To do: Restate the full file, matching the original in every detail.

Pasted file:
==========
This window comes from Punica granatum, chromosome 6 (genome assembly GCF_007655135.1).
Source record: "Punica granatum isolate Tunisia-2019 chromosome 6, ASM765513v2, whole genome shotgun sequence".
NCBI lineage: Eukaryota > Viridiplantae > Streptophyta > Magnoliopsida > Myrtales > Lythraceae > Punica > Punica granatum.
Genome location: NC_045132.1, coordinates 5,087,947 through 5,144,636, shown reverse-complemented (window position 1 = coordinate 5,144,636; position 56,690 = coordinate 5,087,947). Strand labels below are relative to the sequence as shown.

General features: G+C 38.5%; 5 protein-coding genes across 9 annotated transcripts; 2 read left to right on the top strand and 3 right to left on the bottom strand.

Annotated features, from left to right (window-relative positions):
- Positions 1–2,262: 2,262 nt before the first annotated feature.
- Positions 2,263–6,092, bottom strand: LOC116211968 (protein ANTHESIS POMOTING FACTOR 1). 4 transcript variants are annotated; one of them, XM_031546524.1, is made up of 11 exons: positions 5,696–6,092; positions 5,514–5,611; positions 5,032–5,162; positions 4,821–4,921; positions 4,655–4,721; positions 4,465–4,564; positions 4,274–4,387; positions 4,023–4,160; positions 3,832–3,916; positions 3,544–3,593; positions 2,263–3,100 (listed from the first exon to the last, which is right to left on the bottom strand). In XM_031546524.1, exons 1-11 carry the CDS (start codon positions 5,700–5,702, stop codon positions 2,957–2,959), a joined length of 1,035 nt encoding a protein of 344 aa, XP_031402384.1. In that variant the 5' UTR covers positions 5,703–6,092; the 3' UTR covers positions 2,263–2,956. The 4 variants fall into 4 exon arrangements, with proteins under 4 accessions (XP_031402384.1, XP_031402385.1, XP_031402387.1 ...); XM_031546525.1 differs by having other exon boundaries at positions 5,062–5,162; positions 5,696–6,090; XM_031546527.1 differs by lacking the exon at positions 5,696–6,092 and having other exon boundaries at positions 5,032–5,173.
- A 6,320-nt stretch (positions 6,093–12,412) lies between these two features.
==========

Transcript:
This window comes from Punica granatum, chromosome 6 (genome assembly GCF_007655135.1).
Source record: "Punica granatum isolate Tunisia-2019 chromosome 6, ASM765513v2, whole genome shotgun sequence".
NCBI lineage: Eukaryota > Viridiplantae > Streptophyta > Magnoliopsida > Myrtales > Lythraceae > Punica > Punica granatum.
Genome location: NC_045132.1, coordinates 5,087,947 through 5,144,636, shown reverse-complemented (window position 1 = coordinate 5,144,636; position 56,690 = coordinate 5,087,947). Strand labels below are relative to the sequence as shown.

General features: G+C 38.5%; 5 protein-coding genes across 9 annotated transcripts; 2 read left to right on the top strand and 3 right to left on the bottom strand.

Annotated features, from left to right (window-relative positions):
- Positions 1–2,262: 2,262 nt before the first annotated feature.
- Positions 2,263–6,092, bottom strand: LOC116211968 (protein ANTHESIS POMOTING FACTOR 1). 4 transcript variants are annotated; one of them, XM_031546524.1, is made up of 11 exons: positions 5,696–6,092; positions 5,514–5,611; positions 5,032–5,162; positions 4,821–4,921; positions 4,655–4,721; positions 4,465–4,564; positions 4,274–4,387; positions 4,023–4,160; positions 3,832–3,916; positions 3,544–3,593; positions 2,263–3,100 (listed from the first exon to the last, which is right to left on the bottom strand). In XM_031546524.1, exons 1-11 carry the CDS (start codon positions 5,700–5,702, stop codon positions 2,957–2,959), a joined length of 1,035 nt encoding a protein of 344 aa, XP_031402384.1. In that variant the 5' UTR covers positions 5,703–6,092; the 3' UTR covers positions 2,263–2,956. The 4 variants fall into 4 exon arrangements, with proteins under 4 accessions (XP_031402384.1, XP_031402385.1, XP_031402387.1 ...); XM_031546525.1 differs by having other exon boundaries at positions 5,062–5,162; positions 5,696–6,090; XM_031546527.1 differs by lacking the exon at positions 5,696–6,092 and having other exon boundaries at positions 5,032–5,173.
- A 6,320-nt stretch (positions 6,093–12,412) lies between these two features.